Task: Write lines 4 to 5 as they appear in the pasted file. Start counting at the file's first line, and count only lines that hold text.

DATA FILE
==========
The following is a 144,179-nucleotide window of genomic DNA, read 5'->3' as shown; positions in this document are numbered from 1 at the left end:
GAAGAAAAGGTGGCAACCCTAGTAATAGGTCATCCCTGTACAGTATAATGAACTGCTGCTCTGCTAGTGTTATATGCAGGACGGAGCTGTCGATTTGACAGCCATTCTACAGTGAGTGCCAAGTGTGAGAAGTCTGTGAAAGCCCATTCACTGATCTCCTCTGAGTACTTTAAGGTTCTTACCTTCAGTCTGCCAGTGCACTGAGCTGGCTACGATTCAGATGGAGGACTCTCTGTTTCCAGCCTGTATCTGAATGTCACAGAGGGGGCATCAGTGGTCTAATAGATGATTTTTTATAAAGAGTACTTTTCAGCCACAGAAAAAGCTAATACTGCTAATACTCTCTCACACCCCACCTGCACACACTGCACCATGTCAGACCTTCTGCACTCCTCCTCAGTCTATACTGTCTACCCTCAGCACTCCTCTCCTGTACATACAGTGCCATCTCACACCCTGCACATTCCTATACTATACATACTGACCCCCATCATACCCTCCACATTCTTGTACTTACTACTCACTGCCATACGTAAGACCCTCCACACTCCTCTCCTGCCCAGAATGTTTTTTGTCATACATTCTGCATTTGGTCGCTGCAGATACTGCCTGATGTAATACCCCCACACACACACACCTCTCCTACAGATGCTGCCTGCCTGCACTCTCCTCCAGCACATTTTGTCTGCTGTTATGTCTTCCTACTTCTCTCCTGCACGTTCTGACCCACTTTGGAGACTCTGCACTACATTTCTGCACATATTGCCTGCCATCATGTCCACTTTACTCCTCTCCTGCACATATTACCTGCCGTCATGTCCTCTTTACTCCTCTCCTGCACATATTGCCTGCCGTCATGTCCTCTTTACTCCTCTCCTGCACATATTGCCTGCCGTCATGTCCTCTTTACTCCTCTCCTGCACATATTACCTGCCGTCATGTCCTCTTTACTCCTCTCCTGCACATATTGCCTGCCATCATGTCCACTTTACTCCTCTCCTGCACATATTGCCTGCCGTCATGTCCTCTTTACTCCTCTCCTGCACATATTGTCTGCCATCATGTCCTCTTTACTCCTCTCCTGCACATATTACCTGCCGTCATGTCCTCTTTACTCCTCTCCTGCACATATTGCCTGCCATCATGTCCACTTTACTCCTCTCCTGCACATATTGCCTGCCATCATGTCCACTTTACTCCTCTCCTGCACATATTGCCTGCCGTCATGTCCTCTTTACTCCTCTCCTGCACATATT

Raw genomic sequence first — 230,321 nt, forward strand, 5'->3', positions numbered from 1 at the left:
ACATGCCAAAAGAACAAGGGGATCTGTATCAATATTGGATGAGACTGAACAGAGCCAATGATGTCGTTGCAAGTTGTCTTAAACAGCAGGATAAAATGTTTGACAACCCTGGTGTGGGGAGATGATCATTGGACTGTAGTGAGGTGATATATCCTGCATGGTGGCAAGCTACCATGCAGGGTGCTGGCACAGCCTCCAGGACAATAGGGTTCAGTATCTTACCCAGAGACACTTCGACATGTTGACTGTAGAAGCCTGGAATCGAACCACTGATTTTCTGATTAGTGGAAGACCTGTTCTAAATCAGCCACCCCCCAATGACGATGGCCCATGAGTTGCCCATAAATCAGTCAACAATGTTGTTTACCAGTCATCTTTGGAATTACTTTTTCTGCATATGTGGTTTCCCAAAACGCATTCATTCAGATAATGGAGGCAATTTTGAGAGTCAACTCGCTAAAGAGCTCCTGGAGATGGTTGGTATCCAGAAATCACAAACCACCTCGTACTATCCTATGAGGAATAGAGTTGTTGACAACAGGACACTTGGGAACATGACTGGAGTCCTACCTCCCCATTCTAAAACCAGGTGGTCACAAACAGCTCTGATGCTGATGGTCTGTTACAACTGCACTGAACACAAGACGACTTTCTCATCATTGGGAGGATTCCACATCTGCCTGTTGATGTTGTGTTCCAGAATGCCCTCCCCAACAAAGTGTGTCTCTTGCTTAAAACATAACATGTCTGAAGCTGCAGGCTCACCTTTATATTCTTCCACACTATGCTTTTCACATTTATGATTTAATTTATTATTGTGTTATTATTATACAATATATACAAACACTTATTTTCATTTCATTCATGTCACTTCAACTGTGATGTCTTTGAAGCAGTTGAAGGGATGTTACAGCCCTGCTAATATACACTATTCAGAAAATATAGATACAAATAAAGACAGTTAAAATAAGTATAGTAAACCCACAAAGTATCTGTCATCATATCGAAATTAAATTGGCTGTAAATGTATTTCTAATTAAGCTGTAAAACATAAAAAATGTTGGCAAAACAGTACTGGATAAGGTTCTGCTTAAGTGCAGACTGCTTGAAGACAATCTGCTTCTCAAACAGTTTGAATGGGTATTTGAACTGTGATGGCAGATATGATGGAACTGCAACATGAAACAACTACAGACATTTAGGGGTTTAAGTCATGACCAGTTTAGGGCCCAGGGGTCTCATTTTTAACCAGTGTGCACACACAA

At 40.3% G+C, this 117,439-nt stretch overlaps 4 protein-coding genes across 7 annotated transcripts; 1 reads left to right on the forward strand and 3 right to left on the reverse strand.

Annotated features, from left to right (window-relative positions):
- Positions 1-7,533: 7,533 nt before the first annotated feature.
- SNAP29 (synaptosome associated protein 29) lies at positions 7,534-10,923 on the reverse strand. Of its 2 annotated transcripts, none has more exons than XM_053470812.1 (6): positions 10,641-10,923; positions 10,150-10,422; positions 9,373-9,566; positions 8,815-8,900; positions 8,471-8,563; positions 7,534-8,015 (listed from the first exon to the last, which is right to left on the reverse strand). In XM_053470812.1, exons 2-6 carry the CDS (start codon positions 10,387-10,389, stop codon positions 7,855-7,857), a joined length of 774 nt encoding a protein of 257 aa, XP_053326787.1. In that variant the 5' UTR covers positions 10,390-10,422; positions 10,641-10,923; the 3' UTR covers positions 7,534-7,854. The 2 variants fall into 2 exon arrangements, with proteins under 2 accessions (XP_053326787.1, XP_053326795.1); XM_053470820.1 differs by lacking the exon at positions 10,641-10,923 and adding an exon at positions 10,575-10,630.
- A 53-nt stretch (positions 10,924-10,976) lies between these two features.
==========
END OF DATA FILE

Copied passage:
ACATGCCAAAAGAACAAGGGGATCTGTATCAATATTGGATGAGACTGAACAGAGCCAATGATGTCGTTGCAAGTTGTCTTAAACAGCAGGATAAAATGTTTGACAACCCTGGTGTGGGGAGATGATCATTGGACTGTAGTGAGGTGATATATCCTGCATGGTGGCAAGCTACCATGCAGGGTGCTGGCACAGCCTCCAGGACAATAGGGTTCAGTATCTTACCCAGAGACACTTCGACATGTTGACTGTAGAAGCCTGGAATCGAACCACTGATTTTCTGATTAGTGGAAGACCTGTTCTAAATCAGCCACCCCCCAATGACGATGGCCCATGAGTTGCCCATAAATCAGTCAACAATGTTGTTTACCAGTCATCTTTGGAATTACTTTTTCTGCATATGTGGTTTCCCAAAACGCATTCATTCAGATAATGGAGGCAATTTTGAGAGTCAACTCGCTAAAGAGCTCCTGGAGATGGTTGGTATCCAGAAATCACAAACCACCTCGTACTATCCTATGAGGAATAGAGTTGTTGACAACAGGACACTTGGGAACATGACTGGAGTCCTACCTCCCCATTCTAAAACCAGGTGGTCACAAACAGCTCTGATGCTGATGGTCTGTTACAACTGCACTGAACACAAGACGACTTTCTCATCATTGGGAGGATTCCACATCTGCCTGTTGATGTTGTGTTCCAGAATGCCCTCCCCAACAAAGTGTGTCTCTTGCTTAAAACATAACATGTCTGAAGCTGCAGGCTCACCTTTATATTCTTCCACACTATGCTTTTCACATTTATGATTTAATTTATTATTGTGTTATTATTATACAATATATACAAACACTTATTTTCATTTCATTCATGTCACTTCAACTGTGATGTCTTTGAAGCAGTTGAAGGGATGTTACAGCCCTGCTAATATACACTATTCAGAAAATATAGATACAAATAAAGACAGTTAAAATAAGTATAGTAAACCCACAAAGTATCTGTCATCATATCGAAATTAAATTGGCTGTAAATGTATTTCTAATTAAGCTGTAAAACATAAAAAATGTTGGCAAAACAGTACTGGATAAGGTTCTGCTTAAGTGCAGACTGCTTGAAGACAATCTGCTTCTCAAACAGTTTGAATGGGTATTTGAACTGTGATGGCAGATATGATGGAACTGCAACATGAAACAACTACAGACATTTAGGGGTTTAAGTCATGACCAGTTTAGGGCCCAGGGGTCTCATTTTTAACCAGTGTGCACACACAA

At 40.3% G+C, this 117,439-nt stretch overlaps 4 protein-coding genes across 7 annotated transcripts; 1 reads left to right on the forward strand and 3 right to left on the reverse strand.